Tuesday, July 28, 2009
Ali al-Wardi & The Angry Sheikh
Ali al-Wardi, the man who introduced Iraq to sociology, made a lot of enemies by virtue of his academic work. When writing about Iraq's history, culture and faith he made sure to take off his Shia cap and analyse even the most sensitive Shia doctrine through objective lenses. Naturally, because he himself came from a Shia family, many of those intellectual enemies came from the Shia ranks that saw him as a traitor to their faith. Even today, when I mention his name in front of hawza students or Shia clerics I can see them flinch. It works almost every other time.
Many of them cannot disagree that he was one of the best scholars Iraq produced in the 20th century but their praise is withheld because his religious beliefs were 'messed up' and he was 'confused' and/or had really bad experiences with men of religion in the past and that his work was his special way of getting back at them. On his hit-list was not just religion, but communism and pan-Arabism too, the three strongest movements during his era. He was a rebel.
One thing for certain is that he did have bad experiences as a result of his work and the following incident is just one example narrated to me by an eyewitness. It is also a testament to the good manners and strong character of Wardi.
It was a hot summer's day in the early 1970's and Sheikh al-Waeli had just given a lecture on Imam al-Mehdi, the 12th Shia Imam, in the Hashimi mosque in Kadhimiya, Baghdad. A group of men sat down in the courtyard of the mosque after the lecture had finished discussing religion and politics, and probably also complaining about the weather like they do today.
At the head of the group was Hussain al-Sadr and Ali al-Wardi. During their discussion a young Sheikh had just walked in and sat down at the back of the group. The Sheikh was known for his die-hard Shia identity and some jokers in the group decided to have some fun with him. They told him all about Wardi and his blasphemous beliefs.
The Sheikh was already filled to the brim with love for all things Shia, which can also mean hatred for all things anti-Shia. He was especially in love with the Mehdi, and his friends would constantly tease him when ever they saw him and ask "So, any news from the Mehdi?"
However the Sheikh had no idea who Ali al-Wardi was let alone what he looked like so after the men in the group had finished winding him up one of them pointed to the man sitting next to Sadr and said "That's Ali al-Wardi!"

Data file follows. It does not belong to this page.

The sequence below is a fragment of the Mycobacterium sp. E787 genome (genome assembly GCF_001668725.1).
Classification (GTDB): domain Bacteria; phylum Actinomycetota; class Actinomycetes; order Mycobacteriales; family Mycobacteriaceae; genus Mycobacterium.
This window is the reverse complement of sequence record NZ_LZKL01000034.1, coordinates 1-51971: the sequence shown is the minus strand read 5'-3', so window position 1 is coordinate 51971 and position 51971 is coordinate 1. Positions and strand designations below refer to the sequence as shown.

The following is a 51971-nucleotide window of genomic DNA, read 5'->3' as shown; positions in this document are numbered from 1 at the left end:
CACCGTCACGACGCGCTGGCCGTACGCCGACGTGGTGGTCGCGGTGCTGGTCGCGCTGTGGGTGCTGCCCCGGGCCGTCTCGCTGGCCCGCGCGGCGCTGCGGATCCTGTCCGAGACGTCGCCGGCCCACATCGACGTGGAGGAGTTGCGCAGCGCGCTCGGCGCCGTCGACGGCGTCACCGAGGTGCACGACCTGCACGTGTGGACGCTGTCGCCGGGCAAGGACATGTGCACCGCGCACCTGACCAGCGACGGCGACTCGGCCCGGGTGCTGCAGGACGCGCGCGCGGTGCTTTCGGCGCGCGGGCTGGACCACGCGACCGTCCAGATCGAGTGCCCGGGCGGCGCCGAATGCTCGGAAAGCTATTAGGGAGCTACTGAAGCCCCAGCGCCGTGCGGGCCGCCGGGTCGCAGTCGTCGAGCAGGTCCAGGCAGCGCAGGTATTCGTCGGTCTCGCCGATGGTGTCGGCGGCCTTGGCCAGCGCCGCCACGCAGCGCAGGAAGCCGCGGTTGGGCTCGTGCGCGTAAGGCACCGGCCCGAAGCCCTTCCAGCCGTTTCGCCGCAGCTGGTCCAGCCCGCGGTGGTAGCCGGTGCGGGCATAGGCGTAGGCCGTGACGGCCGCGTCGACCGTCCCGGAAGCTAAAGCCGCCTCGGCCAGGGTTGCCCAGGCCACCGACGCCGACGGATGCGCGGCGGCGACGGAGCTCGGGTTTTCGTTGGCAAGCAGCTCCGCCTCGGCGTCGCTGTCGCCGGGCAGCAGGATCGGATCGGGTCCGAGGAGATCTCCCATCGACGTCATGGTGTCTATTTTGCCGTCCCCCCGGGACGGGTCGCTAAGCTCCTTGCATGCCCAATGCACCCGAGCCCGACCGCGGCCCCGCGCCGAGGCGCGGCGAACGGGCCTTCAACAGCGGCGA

Sadr and Wardi meanwhile have no idea what is going on and while Sadr was in the middle of a sentence the angry Sheikh stood up, walked to the front, and shouted "Are you Ali al-Wardi?". Wardi, whose fingers are interlocked over his walking stick and who is resting his chin on his fingers, ignores the question and gestures to Sadr to continue. Before Sadr could speak the fuming Sheikh went on a rant. "How dare you speak against Imam al-Mehdi? How dare you deny his existence?"
Arabs are very particular and delicate when it comes to hospitality and guests. In this instance, for example, Wardi is a guest of Sadr and if a guest is insulted by a third party in the presence of the host, it is the host who is responsible. Sadr is therefore embarrassed but before he can do anything to stop it the young Sheikh gathers saliva in his mouth and spits extremely hard on Wardi's face. A grave insult by any standards.
Sadr jumped up and began to apologise to Wardi for the outrageous behaviour and everyone in the courtyard was shocked at what they had just witnessed. Even the men who had just wanted to have some fun by telling the Sheikh about Wardi stopped smiling. The joke was over.
Wardi calmly took out his handkerchief, wiped the spit off his face and said to Sadr "Sayyid continue" as if nothing had happened. Sadr was still shocked and again apologised several times but Wardi cut him off and said "It's okay, he is a simple man, please Sayyid continue"